6.    Apply the Demand Control Theory when faced with problematic situations while interpreting.
7.    Enhance their English vocabulary.
8.    Prepare a professional portfolio of their work.
9.    Demonstrate knowledge and apply the use of Vygotskian-like interview questions after rendering a message in       order to write their own self-paced modules.
10.  Develop their own self-paced modules for continued growth in the interpreting field.
11.  Satisfy mentorship placement by providing Interpreting Services on SRJC campus. Each mentee will be placed       with an experienced mentor from Disability Resources Department Interpreting Services.  Mentorship hours       are required to be completed during the semester.

Topics and Scope
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I.  The Colonomos Pedagogical Model of ASL-English Interpreting.
      A. Model synthesis
      B. Apply with proficiency the tools used within the model
     C. Apply the model across all actual interpreting situations
II.  The Gish Information-Processing Model: Synthesis of model elements of source and target texts  
III. Cognitive Processes and Tools and their synthesis to ASL-English
      Interpreting: Attend to development of internal monitor and external feedback (audience)
IV. The Consecutive and Simultaneous Interpreting Processes
       A. Incorporate with ease the various models
       B. Variations in discourse styles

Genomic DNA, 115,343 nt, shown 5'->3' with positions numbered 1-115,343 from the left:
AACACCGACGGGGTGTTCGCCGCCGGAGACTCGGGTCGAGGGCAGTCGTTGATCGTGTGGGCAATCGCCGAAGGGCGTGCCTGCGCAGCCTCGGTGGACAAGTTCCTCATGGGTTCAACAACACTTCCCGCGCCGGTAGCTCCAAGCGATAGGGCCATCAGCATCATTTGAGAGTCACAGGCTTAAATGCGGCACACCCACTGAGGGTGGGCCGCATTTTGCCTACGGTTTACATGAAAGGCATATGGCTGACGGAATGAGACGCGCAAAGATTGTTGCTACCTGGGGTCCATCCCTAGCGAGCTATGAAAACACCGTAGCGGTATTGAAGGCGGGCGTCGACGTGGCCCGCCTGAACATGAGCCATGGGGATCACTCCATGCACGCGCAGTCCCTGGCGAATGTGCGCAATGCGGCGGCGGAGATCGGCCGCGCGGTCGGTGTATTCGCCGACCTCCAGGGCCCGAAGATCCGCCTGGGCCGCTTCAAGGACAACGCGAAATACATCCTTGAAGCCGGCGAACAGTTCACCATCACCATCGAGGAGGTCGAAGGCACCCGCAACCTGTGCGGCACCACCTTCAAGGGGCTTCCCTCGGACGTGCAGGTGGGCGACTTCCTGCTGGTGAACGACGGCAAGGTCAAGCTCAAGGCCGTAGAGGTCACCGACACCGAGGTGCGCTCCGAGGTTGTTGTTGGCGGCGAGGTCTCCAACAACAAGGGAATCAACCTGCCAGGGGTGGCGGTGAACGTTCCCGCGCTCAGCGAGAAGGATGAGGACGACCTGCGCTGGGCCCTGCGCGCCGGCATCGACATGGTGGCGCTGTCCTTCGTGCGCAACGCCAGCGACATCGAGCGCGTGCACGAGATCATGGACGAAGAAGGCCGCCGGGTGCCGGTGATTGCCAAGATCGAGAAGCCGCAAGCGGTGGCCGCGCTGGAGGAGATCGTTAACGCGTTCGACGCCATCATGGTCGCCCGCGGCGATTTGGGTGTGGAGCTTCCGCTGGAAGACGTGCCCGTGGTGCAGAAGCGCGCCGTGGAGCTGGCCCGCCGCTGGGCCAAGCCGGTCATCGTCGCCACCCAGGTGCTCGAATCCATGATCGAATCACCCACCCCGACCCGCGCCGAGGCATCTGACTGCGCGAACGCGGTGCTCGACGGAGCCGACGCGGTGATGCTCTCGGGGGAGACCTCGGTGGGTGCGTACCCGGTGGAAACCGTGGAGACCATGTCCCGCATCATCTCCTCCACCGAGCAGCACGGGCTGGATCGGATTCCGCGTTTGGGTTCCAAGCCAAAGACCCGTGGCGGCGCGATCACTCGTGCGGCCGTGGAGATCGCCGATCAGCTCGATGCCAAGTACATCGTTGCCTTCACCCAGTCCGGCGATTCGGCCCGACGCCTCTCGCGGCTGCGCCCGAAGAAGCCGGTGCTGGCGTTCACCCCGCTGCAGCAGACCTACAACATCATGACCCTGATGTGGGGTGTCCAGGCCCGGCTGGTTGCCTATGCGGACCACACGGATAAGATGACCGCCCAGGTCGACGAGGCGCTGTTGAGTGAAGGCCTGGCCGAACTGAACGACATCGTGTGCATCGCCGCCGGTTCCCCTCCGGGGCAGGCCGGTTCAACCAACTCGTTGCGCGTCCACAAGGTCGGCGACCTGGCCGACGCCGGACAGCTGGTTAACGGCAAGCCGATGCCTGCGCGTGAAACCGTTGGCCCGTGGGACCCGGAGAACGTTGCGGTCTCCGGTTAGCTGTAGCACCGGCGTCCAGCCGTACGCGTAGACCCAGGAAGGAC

1. Narrative
               2. Expository
               3. Inquiry
               4. Argument
V.  Interpret texts from source language to target language.
       A. Standards of accuracy.
       B.  Required competency.
VI. Incorporation of Vygotsky's guided self-assessment techniques in individual, & team interpreting situations
        A. Self-observation
        B. Root Pattern
        C. Self-analysis
        D. Self-assessment
        E. Create action plan
        F. Follow action plan
VII. Portfolio Sections to be prepared include:
        A. Cover letter
        B. Mission Statement
        C. Interpreting Samples on DVD
        D. Resume
        E. Invoices
        F. Business Cards
        G.3 Letters of Reference
VIII.   Mentorship includes actual interpreting hours.  The requirement is sixty hours for the
         semester in addition to coursework. Three hours are required each week.
         A. Schedule regular meetings with Mentor
        B. Plan to observe mentors on the job